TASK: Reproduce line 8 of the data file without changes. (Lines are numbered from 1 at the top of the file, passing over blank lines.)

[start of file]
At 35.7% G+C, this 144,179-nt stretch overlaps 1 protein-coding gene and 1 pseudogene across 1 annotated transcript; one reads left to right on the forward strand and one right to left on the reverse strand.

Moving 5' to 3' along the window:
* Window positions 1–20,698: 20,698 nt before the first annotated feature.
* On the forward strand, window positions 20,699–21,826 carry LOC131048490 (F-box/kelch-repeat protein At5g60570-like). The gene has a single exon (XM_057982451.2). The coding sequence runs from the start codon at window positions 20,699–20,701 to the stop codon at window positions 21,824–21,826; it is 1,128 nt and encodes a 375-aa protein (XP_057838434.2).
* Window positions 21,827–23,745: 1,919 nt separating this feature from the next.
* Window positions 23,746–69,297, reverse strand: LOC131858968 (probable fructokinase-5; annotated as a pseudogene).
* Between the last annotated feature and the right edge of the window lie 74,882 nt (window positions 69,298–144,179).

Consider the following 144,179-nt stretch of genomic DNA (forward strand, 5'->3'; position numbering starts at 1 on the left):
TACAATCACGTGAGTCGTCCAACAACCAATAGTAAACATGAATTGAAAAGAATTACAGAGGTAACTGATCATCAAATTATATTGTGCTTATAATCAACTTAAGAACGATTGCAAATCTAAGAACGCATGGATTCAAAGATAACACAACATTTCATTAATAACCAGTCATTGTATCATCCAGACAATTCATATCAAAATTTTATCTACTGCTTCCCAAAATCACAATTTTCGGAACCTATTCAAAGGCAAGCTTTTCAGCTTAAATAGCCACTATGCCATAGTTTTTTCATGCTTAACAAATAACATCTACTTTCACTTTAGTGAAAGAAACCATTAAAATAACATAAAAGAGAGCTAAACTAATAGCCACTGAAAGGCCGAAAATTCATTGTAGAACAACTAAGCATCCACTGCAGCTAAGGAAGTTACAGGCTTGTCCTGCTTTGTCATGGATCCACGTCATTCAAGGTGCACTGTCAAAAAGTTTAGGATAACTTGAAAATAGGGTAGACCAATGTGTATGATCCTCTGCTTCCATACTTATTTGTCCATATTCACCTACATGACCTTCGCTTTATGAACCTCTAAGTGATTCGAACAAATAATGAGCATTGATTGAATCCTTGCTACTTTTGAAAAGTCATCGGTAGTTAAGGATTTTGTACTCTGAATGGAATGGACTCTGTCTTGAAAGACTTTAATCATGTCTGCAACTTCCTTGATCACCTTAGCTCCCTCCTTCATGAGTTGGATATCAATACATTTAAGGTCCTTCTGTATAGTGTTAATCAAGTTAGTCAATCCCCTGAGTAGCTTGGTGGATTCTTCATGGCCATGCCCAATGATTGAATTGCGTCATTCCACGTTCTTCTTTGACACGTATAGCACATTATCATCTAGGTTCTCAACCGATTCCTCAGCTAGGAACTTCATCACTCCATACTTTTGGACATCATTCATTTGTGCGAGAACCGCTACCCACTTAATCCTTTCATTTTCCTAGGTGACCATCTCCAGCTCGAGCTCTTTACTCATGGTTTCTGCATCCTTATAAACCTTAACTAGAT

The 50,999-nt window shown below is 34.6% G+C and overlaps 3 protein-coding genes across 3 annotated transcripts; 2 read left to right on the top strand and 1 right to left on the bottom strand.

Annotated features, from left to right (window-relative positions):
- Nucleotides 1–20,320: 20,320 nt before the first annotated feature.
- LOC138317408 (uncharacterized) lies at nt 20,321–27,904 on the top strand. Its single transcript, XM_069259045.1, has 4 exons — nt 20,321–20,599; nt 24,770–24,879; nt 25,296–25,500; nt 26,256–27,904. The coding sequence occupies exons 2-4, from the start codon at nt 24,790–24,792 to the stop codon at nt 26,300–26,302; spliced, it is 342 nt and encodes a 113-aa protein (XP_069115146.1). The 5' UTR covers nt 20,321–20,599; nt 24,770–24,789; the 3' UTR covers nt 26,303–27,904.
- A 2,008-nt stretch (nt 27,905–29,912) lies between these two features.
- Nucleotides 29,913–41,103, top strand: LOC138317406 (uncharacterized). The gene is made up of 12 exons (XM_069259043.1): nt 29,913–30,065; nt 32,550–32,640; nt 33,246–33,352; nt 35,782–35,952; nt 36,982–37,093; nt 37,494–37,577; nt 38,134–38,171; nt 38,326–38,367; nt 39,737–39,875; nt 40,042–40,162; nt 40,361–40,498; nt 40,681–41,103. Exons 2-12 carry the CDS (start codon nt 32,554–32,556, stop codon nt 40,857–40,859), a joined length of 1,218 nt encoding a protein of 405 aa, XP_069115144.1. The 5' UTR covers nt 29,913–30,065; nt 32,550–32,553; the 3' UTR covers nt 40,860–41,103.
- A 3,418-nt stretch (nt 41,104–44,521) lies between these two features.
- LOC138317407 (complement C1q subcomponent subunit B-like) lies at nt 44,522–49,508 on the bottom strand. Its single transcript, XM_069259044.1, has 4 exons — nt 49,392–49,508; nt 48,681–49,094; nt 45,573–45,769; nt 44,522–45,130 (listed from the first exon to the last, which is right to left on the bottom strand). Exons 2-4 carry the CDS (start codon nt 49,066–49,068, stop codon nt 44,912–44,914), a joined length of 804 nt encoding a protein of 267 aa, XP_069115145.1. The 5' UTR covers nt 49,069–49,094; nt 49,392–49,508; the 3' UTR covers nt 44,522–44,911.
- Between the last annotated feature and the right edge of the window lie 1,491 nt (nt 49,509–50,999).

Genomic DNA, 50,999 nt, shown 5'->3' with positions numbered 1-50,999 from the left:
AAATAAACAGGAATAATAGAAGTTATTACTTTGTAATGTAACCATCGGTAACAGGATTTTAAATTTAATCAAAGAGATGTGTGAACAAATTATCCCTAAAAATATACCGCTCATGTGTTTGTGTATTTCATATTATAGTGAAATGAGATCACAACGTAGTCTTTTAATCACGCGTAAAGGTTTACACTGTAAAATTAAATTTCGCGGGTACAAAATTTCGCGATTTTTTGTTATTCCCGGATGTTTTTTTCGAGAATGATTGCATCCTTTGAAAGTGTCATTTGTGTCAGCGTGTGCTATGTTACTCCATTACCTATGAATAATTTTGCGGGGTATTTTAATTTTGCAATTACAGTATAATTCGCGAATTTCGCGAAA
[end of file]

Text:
Consider the following 144,179-nt stretch of genomic DNA (forward strand, 5'->3'; position numbering starts at 1 on the left):